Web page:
While ‘Russian intervention’ is blamed for the instability in Libya, AFRICOM played a key military role in the Libyan war in 2012, deposing Muammar Gaddafi, who was a staunch opponent of expanding U.S. military footprint in the region, with the help of radical Islamist organizations. With the exception of Algeria, all the other north African states which participated in PE21 had supported this war in Libya, which has led to mass distress migration.
Many Islamist organizations which emerged amid the anarchy caused by the war were also used by the U.S. and its allies in the Syrian war in a bid to overthrow president Bashar al-Assad, triggering another major wave of destabilization and migration.
Noting that “Syrians.. have (also) entered Libya from neighboring Arab states seeking onward transit to refuge in Europe and beyond,” a U.S. Congressional Research Service report states: “The International Organization for Migration (IOM) reports that nearly 654,000 migrants are in Libya, alongside more than 401,000 internally displaced persons and more than 48,000 refugees and asylum seekers from other countries identified by the United Nations High Commissioner for Refugees (UNHCR).”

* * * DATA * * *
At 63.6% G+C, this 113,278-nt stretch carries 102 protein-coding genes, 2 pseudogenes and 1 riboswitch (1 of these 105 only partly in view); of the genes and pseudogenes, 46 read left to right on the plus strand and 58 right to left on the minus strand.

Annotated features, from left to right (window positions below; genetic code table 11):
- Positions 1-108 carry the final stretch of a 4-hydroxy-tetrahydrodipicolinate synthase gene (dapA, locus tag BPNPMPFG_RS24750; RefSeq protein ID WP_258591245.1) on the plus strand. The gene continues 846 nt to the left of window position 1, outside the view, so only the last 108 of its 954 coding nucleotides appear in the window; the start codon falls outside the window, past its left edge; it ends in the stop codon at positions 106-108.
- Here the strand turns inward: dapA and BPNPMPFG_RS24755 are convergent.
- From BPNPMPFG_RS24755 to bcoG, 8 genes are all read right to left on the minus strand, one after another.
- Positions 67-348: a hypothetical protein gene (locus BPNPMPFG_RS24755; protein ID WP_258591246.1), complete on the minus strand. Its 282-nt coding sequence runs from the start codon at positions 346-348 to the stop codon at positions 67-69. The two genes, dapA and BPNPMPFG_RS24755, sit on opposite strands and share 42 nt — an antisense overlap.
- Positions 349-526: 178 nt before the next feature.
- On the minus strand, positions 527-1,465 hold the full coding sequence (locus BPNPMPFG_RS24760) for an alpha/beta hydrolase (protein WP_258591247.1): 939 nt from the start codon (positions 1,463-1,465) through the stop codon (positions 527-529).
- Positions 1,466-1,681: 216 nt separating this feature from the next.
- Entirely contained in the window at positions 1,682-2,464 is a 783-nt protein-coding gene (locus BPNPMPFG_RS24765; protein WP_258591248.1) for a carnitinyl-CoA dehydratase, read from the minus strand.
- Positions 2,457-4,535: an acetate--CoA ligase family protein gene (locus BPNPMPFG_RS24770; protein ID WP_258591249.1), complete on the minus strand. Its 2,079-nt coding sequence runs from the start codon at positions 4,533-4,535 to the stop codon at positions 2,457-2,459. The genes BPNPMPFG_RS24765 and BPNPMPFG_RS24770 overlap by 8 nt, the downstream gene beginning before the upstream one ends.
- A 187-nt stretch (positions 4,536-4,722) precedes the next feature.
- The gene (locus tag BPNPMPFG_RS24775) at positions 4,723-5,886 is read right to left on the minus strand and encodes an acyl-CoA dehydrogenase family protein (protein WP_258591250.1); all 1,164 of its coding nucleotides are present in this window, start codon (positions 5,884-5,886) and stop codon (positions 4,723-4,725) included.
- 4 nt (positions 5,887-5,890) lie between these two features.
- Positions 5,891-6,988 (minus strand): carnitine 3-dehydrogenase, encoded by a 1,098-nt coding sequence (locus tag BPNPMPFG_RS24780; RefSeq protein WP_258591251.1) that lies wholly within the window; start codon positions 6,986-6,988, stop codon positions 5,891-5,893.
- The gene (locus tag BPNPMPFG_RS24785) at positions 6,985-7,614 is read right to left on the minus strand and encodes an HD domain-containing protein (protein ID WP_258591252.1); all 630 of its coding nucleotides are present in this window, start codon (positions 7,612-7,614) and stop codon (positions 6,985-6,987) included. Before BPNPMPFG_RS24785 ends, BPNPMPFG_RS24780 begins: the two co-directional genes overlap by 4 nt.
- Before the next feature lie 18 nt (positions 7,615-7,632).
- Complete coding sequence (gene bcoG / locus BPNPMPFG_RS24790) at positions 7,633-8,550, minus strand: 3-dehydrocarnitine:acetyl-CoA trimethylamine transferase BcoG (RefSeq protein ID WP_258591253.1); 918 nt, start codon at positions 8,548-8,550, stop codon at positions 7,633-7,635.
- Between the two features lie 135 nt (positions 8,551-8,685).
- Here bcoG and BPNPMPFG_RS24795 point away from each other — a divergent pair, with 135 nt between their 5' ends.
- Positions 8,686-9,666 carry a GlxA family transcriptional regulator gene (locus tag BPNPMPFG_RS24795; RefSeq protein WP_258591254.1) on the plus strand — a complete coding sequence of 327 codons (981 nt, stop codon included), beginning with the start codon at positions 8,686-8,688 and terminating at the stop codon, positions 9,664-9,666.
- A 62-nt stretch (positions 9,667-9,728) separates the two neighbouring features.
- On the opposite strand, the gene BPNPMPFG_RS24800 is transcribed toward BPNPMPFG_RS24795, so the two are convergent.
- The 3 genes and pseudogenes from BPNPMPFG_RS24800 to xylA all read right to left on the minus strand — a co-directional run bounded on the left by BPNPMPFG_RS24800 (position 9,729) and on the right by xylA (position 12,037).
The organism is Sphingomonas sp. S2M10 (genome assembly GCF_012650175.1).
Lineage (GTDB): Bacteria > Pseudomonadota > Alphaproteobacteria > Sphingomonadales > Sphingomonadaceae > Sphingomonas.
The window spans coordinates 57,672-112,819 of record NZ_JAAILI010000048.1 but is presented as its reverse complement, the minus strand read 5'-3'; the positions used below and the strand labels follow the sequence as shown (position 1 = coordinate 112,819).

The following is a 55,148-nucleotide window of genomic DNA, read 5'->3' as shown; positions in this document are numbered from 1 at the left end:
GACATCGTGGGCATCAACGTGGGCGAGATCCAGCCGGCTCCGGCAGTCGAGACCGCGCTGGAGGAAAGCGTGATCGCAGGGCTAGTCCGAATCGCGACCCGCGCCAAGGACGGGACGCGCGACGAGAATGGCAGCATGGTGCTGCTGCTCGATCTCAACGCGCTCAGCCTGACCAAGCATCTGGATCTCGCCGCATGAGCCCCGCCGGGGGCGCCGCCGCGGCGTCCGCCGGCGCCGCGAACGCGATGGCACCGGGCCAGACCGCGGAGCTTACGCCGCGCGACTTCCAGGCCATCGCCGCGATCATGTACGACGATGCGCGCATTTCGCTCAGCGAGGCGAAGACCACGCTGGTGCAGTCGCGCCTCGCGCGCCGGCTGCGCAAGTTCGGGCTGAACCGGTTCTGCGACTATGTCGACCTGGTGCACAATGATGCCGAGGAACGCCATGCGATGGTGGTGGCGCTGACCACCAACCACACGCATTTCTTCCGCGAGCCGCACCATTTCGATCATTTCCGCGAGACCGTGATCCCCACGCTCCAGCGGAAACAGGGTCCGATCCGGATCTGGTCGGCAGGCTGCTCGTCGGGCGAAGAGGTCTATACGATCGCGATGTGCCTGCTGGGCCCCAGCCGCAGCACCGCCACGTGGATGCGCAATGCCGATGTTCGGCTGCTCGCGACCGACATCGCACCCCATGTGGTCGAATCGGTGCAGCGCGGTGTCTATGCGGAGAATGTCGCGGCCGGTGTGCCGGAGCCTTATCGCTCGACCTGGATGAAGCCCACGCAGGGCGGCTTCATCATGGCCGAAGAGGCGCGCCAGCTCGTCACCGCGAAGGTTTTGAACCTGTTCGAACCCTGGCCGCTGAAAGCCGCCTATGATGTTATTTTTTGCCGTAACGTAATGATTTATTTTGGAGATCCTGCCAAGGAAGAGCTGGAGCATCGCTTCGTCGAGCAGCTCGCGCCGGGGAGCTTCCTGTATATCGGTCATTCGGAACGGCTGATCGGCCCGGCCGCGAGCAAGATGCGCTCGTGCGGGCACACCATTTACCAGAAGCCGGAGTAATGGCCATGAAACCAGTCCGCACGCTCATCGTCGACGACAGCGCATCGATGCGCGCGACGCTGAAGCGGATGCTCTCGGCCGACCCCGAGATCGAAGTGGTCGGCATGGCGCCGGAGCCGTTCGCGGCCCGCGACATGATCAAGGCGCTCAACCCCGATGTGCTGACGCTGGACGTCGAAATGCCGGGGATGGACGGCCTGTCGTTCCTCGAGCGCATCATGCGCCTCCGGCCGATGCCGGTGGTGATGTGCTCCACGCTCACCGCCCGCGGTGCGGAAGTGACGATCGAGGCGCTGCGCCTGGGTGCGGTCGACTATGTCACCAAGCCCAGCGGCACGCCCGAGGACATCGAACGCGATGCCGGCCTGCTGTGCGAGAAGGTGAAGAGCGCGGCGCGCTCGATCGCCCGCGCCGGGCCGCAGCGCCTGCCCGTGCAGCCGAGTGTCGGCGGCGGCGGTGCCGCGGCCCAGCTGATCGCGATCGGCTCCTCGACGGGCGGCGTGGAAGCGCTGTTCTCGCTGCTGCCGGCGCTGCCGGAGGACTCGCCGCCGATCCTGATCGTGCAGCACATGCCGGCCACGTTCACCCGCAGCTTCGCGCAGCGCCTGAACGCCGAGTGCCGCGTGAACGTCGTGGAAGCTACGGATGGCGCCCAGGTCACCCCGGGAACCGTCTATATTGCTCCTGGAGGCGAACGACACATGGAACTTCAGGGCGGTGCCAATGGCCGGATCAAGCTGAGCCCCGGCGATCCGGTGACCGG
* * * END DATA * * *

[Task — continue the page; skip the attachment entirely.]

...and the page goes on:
The report in 2020 acknowledged that with “human trafficking and migrant smuggling.. trade has all but collapsed compared with the pre-2018 period.” This migration wave, caused in no small part by AFRICOM-coordinated military interventions in Libya, has since been purported as a reason for further militarization of the region through such exercises as PE21 sponsored by AFRICOM.
Jesus: Hey, Dad? God: Yes, Son? Jesus: Western civilization followed me home. Can I keep it? God: Certainly not! And put it down this minute--you don't know where it's been! Tom Robbins in Another Roadside Attraction